The settlement of Utiku, 11km south of Mangaweka, bears the name of its original owner, Ngāti Hauiti chief Utiku Pōtaka who seems to have commanded great respect in both Māori and Pakeha society.

Newspaper reports of the 1800s have him negotiating in the Native Land Court, donating produce to people in need and listed as a winner of a minor prize in a lottery to support the Wanganui Garrison Band.

His tuhanga (descendant) and namesake Utiku Pōtaka is the current Ngāti Hauiti representative for the Mōkai Pātea Waitangi Claims Trust but I was keen to find if there are any descendants still living in Utiku whom I could visit.

A phone call to a Pōtaka listed in Utiku was answered by Thomas and yes, he is Utiku Pōtaka's great-great-grandson.

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He will be happy to meet me he says and suggests that I also speak to Hape Lomax, another great-great-grandson living in Utiku who has many photographs and a wealth of knowledge.

The only shop in Utiku is The Wool Company - a world-renowned company selling merino and possum yarns and garments.

They have a thriving mail order business and there were plenty of visiting customers when I arrived.

The women in the shop tell me that Tom is their school bus driver and he's about but they think he may have gone in to town.

Most of the houses in Utiku are old and beautifully built with rambling cottage gardens.

Graham O'Brien was tending the garden of a house on the corner of the main road Torea St and Komako St.

He tells me he is Utiku Pōtaka's tuhanga and of the same generation as Thomas although he is a few decades younger.

"When I was a kid, this place was the shop and I used to pop in to get my ice blocks here."

He remembers an idyllic childhood exploring the landscape and swimming in the Rangitikei River.

He doesn't remember the dairy factory that closed in the 1960s, although the building is still there, and says he thinks the shop, school and service station all closed during the 1990s.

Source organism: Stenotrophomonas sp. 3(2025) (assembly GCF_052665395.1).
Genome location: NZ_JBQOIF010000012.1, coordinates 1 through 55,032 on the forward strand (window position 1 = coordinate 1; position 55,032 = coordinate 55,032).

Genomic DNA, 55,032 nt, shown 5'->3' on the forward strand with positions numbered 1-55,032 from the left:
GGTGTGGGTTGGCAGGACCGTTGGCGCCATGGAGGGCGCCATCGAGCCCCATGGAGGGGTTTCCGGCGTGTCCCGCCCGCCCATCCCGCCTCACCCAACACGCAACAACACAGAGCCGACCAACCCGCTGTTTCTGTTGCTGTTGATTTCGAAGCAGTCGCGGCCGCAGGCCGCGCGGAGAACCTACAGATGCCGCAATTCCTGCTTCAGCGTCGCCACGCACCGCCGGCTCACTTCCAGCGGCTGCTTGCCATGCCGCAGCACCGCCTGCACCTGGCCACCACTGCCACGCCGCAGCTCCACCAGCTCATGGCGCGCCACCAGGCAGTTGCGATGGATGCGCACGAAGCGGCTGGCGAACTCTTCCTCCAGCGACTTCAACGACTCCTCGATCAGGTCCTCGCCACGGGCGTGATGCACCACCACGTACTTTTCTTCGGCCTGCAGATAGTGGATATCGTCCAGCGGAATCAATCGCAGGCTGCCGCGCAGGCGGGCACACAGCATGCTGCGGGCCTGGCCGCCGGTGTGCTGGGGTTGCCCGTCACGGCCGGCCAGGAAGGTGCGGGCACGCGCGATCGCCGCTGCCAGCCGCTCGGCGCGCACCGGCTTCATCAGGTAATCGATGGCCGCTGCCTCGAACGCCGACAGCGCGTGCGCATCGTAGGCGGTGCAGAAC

As I drive back down Torea St, Hape Lomax waves me down and asks me to follow him back to his house on the other side of State Highway 1.

Hape lives in the house that was built by his great-grandparents and generations of Utiku Pōtaka's descendants gaze down from the walls there.

There is a photo of a 1930s Utiku Rugby team that includes Hape's great-grandfather Wilson Wirihana Winiata as the coach, his great-uncle Tunihau Jack Pōtaka and his grandfather Tamawheti Te Kauru who died tragically young in a motorcycle accident in Australia.

The Utiku rugby team includes coach Wilson Wirihana Winiata, Tunihau Jack Potaka (front left) and Tamawheti Te Kauru (front right).
The Utiku rugby team includes coach Wilson Wirihana Winiata, Tunihau Jack Potaka (front left) and Tamawheti Te Kauru (front right).

"Utiku was a great man but his wife Rina Rora Te Oiroa should be credited for what he achieved as well.

"She was born at Koroniti - her mother was Te Oiroa Hohaia and her father was Wilheim Goeffe.

"He came from Finistère in Normandy, France and his name was changed to William Goff."

A scholarly man, he educated his daughter in the ways of colonial society and she was a great support to her husband, says Hape.

"She was a lady of substance and Utiku was well supported by his wife."

The establishment of a timber mill and a link to the new railway system to transport the timber brought prosperity to the Utiku settlement.

"Utiku once had two boarding houses as well as a hotel and it was a thriving place," says Hape.

Blocks of land that once belonged to his whānau have been sold off over the decades and Hape laments that later generations who are landless have lost their connection to the place.

He points to a gnarled pine tree on the hill above his home and says he believes that is where his great-great-grandparents once had a house.

"They had to return to live at Rātā Marae [in Hunterville] because as a chief Utiku had to base himself there but they did have a house here and I believe that's where it was."

Hape has such a wealth of knowledge about his whakapapa and many other things that I run out of time to meet up with Tom Pōtaka.

Tom called the next day to say that he was sorry he missed my visit and is pleased to hear that I caught up with Hape.

He tells me it is 30C degrees on his front veranda and he is enjoying the view from there.

They may be depleted in numbers but it seems descendants of Utiku and Rina Rora Te Oiroa Pōtaka are still loving the place that is their legacy.